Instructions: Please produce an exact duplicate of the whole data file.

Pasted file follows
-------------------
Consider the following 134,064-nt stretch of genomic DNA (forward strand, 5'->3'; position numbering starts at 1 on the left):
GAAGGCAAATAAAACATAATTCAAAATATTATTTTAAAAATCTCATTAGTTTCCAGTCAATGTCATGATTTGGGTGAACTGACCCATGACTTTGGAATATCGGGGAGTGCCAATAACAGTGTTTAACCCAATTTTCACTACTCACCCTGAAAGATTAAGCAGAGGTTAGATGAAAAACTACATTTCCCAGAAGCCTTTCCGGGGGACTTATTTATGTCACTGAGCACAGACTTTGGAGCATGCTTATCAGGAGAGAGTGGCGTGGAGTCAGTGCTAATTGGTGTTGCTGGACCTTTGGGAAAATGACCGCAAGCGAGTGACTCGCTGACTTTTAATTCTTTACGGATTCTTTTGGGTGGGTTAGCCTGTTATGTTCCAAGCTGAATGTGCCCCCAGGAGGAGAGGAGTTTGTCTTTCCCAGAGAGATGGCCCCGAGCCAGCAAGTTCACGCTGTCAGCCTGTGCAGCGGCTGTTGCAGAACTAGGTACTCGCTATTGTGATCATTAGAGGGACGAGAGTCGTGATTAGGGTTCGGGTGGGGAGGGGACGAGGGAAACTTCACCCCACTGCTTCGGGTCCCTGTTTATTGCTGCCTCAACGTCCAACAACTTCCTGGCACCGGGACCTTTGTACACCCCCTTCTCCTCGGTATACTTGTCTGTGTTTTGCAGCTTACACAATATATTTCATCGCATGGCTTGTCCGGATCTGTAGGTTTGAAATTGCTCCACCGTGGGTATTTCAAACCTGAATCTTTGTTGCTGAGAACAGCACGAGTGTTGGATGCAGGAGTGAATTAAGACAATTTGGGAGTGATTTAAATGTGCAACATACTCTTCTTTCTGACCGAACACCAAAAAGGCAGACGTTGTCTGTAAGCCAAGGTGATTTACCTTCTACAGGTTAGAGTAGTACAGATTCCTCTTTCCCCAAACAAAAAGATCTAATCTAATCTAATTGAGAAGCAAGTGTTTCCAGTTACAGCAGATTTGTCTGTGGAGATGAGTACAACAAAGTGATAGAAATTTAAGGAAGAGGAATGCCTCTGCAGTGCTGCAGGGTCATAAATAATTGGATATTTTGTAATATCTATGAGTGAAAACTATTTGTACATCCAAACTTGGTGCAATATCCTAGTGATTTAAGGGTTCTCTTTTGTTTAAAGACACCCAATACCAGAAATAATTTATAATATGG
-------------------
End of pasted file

Consider the following 134,064-nt stretch of genomic DNA (forward strand, 5'->3'; position numbering starts at 1 on the left):
GAAGGCAAATAAAACATAATTCAAAATATTATTTTAAAAATCTCATTAGTTTCCAGTCAATGTCATGATTTGGGTGAACTGACCCATGACTTTGGAATATCGGGGAGTGCCAATAACAGTGTTTAACCCAATTTTCACTACTCACCCTGAAAGATTAAGCAGAGGTTAGATGAAAAACTACATTTCCCAGAAGCCTTTCCGGGGGACTTATTTATGTCACTGAGCACAGACTTTGGAGCATGCTTATCAGGAGAGAGTGGCGTGGAGTCAGTGCTAATTGGTGTTGCTGGACCTTTGGGAAAATGACCGCAAGCGAGTGACTCGCTGACTTTTAATTCTTTACGGATTCTTTTGGGTGGGTTAGCCTGTTATGTTCCAAGCTGAATGTGCCCCCAGGAGGAGAGGAGTTTGTCTTTCCCAGAGAGATGGCCCCGAGCCAGCAAGTTCACGCTGTCAGCCTGTGCAGCGGCTGTTGCAGAACTAGGTACTCGCTATTGTGATCATTAGAGGGACGAGAGTCGTGATTAGGGTTCGGGTGGGGAGGGGACGAGGGAAACTTCACCCCACTGCTTCGGGTCCCTGTTTATTGCTGCCTCAACGTCCAACAACTTCCTGGCACCGGGACCTTTGTACACCCCCTTCTCCTCGGTATACTTGTCTGTGTTTTGCAGCTTACACAATATATTTCATCGCATGGCTTGTCCGGATCTGTAGGTTTGAAATTGCTCCACCGTGGGTATTTCAAACCTGAATCTTTGTTGCTGAGAACAGCACGAGTGTTGGATGCAGGAGTGAATTAAGACAATTTGGGAGTGATTTAAATGTGCAACATACTCTTCTTTCTGACCGAACACCAAAAAGGCAGACGTTGTCTGTAAGCCAAGGTGATTTACCTTCTACAGGTTAGAGTAGTACAGATTCCTCTTTCCCCAAACAAAAAGATCTAATCTAATCTAATTGAGAAGCAAGTGTTTCCAGTTACAGCAGATTTGTCTGTGGAGATGAGTACAACAAAGTGATAGAAATTTAAGGAAGAGGAATGCCTCTGCAGTGCTGCAGGGTCATAAATAATTGGATATTTTGTAATATCTATGAGTGAAAACTATTTGTACATCCAAACTTGGTGCAATATCCTAGTGATTTAAGGGTTCTCTTTTGTTTAAAGACACCCAATACCAGAAATAATTTATAATATGG